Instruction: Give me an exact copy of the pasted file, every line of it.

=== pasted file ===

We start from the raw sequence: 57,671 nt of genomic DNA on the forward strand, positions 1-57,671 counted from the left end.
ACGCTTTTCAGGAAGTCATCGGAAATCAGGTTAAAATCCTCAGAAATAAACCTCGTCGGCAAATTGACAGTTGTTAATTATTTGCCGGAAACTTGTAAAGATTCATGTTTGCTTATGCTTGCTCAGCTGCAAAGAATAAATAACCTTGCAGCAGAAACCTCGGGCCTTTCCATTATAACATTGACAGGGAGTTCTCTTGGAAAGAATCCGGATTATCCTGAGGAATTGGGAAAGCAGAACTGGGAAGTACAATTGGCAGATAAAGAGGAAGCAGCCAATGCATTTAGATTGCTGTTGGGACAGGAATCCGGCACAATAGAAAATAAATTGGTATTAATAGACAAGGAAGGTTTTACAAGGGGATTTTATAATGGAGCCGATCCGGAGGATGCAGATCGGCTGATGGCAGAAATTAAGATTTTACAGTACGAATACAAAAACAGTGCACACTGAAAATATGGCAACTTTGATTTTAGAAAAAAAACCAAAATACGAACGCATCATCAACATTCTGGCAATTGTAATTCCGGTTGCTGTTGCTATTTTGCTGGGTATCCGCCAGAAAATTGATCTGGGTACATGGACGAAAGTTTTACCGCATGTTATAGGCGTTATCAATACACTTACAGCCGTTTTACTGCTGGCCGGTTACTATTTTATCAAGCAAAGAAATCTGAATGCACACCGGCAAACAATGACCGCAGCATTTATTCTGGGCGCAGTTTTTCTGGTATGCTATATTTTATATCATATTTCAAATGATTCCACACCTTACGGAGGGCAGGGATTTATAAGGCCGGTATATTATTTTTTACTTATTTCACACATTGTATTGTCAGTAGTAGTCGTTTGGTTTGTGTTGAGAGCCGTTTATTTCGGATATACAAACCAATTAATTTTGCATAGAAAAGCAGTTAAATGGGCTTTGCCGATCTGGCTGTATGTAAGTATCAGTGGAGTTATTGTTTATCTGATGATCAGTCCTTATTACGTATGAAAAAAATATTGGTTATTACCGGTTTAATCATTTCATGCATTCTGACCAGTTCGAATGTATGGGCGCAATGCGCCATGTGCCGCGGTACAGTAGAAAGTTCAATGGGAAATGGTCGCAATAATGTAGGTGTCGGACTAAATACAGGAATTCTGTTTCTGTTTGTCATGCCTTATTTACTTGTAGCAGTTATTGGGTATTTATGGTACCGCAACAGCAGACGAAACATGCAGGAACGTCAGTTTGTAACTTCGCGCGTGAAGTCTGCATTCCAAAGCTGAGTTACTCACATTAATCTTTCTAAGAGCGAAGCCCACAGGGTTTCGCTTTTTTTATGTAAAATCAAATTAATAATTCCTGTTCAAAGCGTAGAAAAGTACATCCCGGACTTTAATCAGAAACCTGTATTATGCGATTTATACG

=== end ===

We start from the raw sequence: 57,671 nt of genomic DNA on the forward strand, positions 1-57,671 counted from the left end.
ACGCTTTTCAGGAAGTCATCGGAAATCAGGTTAAAATCCTCAGAAATAAACCTCGTCGGCAAATTGACAGTTGTTAATTATTTGCCGGAAACTTGTAAAGATTCATGTTTGCTTATGCTTGCTCAGCTGCAAAGAATAAATAACCTTGCAGCAGAAACCTCGGGCCTTTCCATTATAACATTGACAGGGAGTTCTCTTGGAAAGAATCCGGATTATCCTGAGGAATTGGGAAAGCAGAACTGGGAAGTACAATTGGCAGATAAAGAGGAAGCAGCCAATGCATTTAGATTGCTGTTGGGACAGGAATCCGGCACAATAGAAAATAAATTGGTATTAATAGACAAGGAAGGTTTTACAAGGGGATTTTATAATGGAGCCGATCCGGAGGATGCAGATCGGCTGATGGCAGAAATTAAGATTTTACAGTACGAATACAAAAACAGTGCACACTGAAAATATGGCAACTTTGATTTTAGAAAAAAAACCAAAATACGAACGCATCATCAACATTCTGGCAATTGTAATTCCGGTTGCTGTTGCTATTTTGCTGGGTATCCGCCAGAAAATTGATCTGGGTACATGGACGAAAGTTTTACCGCATGTTATAGGCGTTATCAATACACTTACAGCCGTTTTACTGCTGGCCGGTTACTATTTTATCAAGCAAAGAAATCTGAATGCACACCGGCAAACAATGACCGCAGCATTTATTCTGGGCGCAGTTTTTCTGGTATGCTATATTTTATATCATATTTCAAATGATTCCACACCTTACGGAGGGCAGGGATTTATAAGGCCGGTATATTATTTTTTACTTATTTCACACATTGTATTGTCAGTAGTAGTCGTTTGGTTTGTGTTGAGAGCCGTTTATTTCGGATATACAAACCAATTAATTTTGCATAGAAAAGCAGTTAAATGGGCTTTGCCGATCTGGCTGTATGTAAGTATCAGTGGAGTTATTGTTTATCTGATGATCAGTCCTTATTACGTATGAAAAAAATATTGGTTATTACCGGTTTAATCATTTCATGCATTCTGACCAGTTCGAATGTATGGGCGCAATGCGCCATGTGCCGCGGTACAGTAGAAAGTTCAATGGGAAATGGTCGCAATAATGTAGGTGTCGGACTAAATACAGGAATTCTGTTTCTGTTTGTCATGCCTTATTTACTTGTAGCAGTTATTGGGTATTTATGGTACCGCAACAGCAGACGAAACATGCAGGAACGTCAGTTTGTAACTTCGCGCGTGAAGTCTGCATTCCAAAGCTGAGTTACTCACATTAATCTTTCTAAGAGCGAAGCCCACAGGGTTTCGCTTTTTTTATGTAAAATCAAATTAATAATTCCTGTTCAAAGCGTAGAAAAGTACATCCCGGACTTTAATCAGAAACCTGTATTATGCGATTTATACG